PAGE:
The Coming Week in Asia: For Japan, Biggest Bank Might Not Be the Best

But the euphoria over the announced alliance should linger in the coming week and maybe rub off on some other banks.
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For a people who have made an art out of miniaturization, the Japanese are doing a superb job of creating giant banks.

Three of the country's largest financial institutions --

Industrial Bank of Japan

,

Dai-Ichi Kangyo

and

Fuji

-- announced Thursday they would merge their operations in about three years to create the world's largest bank. The new and unnamed (it will certainly be a mouthful) institution will have assets totaling $1.3 trillion, about one-third Japan's GDP.

The media lapped up the news. "Superb," gushed one reporter in describing the alliance that will displace Germany's

Deutsche Bank

as the globe's banking behemoth. By comparison, the soon-to-be No. 2 has a piddly $735 billion in assets.

The alliance, which will take the form of a holding company so that each member can retain its stock listing, will battle domestic rivals

Bank of Tokyo-Mitsubishi

(MBK)

and

Sumitomo

for its share of Japan's exploding pension fund market. It will also create a global titan with operations in all of the world's major money centers.

"The Japanese finally understand they have to change the way they do business in order to survive," says

Thomson Bankwatch

analyst Philip Jones. "This could change the banking horizon, but it is certainly going to cause a lot of headaches."

On the surface, the three banks fit together as snug as a financial jigsaw puzzle. IBJ, a former state-linked bank that the government used to fund its pet industrial projects in the post-war era, has huge wholesale and investment banking businesses. DKB and Fuji are retail brand names. A branch of each is walking distance from almost every major railway station in Tokyo.

But bigger isn't necessarily better.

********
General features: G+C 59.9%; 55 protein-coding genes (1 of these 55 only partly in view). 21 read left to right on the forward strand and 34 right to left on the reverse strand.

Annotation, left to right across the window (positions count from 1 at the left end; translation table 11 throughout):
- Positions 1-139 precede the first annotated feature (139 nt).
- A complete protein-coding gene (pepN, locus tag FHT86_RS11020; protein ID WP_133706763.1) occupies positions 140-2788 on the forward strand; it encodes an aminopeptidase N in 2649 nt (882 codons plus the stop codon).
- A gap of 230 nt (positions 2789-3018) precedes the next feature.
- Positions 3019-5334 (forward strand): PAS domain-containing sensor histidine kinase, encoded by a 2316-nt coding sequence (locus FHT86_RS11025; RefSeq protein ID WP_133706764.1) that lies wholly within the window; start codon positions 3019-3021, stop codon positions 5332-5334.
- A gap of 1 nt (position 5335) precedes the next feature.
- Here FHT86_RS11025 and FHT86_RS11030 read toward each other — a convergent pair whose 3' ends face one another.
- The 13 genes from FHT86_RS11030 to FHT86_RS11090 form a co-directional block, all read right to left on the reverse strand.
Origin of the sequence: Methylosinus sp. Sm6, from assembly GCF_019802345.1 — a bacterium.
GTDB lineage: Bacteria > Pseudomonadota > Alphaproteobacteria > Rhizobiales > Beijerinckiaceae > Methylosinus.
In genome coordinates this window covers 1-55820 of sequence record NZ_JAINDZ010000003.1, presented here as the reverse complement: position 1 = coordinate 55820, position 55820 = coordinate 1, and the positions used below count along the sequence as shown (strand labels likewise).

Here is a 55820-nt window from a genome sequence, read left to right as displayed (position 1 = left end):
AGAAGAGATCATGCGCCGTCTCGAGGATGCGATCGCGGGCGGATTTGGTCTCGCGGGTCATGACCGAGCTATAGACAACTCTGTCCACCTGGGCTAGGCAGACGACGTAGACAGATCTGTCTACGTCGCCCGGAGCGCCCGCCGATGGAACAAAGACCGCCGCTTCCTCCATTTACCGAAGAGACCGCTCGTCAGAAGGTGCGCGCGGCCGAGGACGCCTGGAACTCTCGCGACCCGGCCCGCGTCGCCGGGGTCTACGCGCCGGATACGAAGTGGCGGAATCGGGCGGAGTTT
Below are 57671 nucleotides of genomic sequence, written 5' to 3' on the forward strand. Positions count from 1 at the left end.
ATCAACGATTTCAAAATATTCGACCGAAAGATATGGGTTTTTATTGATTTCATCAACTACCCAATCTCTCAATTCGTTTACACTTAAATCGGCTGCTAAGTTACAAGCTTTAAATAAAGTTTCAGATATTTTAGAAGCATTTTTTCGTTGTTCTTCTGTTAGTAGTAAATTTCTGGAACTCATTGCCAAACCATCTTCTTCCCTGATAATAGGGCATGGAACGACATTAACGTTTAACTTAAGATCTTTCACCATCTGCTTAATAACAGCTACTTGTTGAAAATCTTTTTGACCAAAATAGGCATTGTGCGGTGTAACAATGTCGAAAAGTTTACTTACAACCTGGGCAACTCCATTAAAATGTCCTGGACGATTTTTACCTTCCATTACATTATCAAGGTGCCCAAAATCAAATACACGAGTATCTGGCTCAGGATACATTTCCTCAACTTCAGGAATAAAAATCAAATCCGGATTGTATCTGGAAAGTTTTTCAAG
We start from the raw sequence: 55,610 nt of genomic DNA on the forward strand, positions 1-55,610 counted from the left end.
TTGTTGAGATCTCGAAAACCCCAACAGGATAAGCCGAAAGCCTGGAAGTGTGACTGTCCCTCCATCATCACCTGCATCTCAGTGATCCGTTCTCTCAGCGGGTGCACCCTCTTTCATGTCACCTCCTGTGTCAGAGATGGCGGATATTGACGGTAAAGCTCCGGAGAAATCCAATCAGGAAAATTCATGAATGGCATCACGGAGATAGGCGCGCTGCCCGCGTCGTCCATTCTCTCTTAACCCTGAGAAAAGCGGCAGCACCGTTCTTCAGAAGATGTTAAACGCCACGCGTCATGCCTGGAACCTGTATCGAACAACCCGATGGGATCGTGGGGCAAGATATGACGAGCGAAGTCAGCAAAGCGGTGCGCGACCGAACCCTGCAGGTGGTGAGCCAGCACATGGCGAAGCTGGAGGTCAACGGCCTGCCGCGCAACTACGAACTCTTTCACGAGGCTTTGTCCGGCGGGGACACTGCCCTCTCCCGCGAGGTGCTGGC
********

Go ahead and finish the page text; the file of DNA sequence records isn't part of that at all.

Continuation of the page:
All three banks cull an unimpressive E+ financial strength rating, the second-lowest ranking of the nine from

Moody's Investors Service

. And while the banks' bonds are all on review for upgrade, they still are only barely investment grade at Baa2.

And while many will see the alliance as emblematic of a changing Japan, others are quick to point out the country isn't known for changing its course on a 10-yen coin. Noting the combined bank will take five years to chop 6,000 jobs out of a work force of 35,000 -- hardly dramatic or fast -- one stock trader said the consolidation process resembled a "turtle run."

Still, equity traders say the alliance euphoria will linger in the coming week and maybe rub off on some other banks. The banks posted double-digit gains after the announcement, helping to propel the benchmark

Nikkei

average 1.2% higher on the week.

Equity traders expect the Nikkei to rise to 18,500 early next week as speculation mounts that

Sanwa

and

Sakura

, two of the remaining big banks, will come up with a merger plan of their own.

Those dollar-holders who still ache for yen to buy Japanese banking shares, may well want to wait. Currency traders say the curiously quiet U.S. and Japanese authorities may be readying to intervene in the market if dollar falls to 110 yen.

The speculation was fueled by the announcement Yutaka Yamaguchi, the deputy governor of the

Bank of Japan

, will extend his visit after attending a seminar hosted by the

Kansas City Federal Reserve

.

He'll probably be happy to find American steaks, like Japanese banking conglomerates, are king-sized.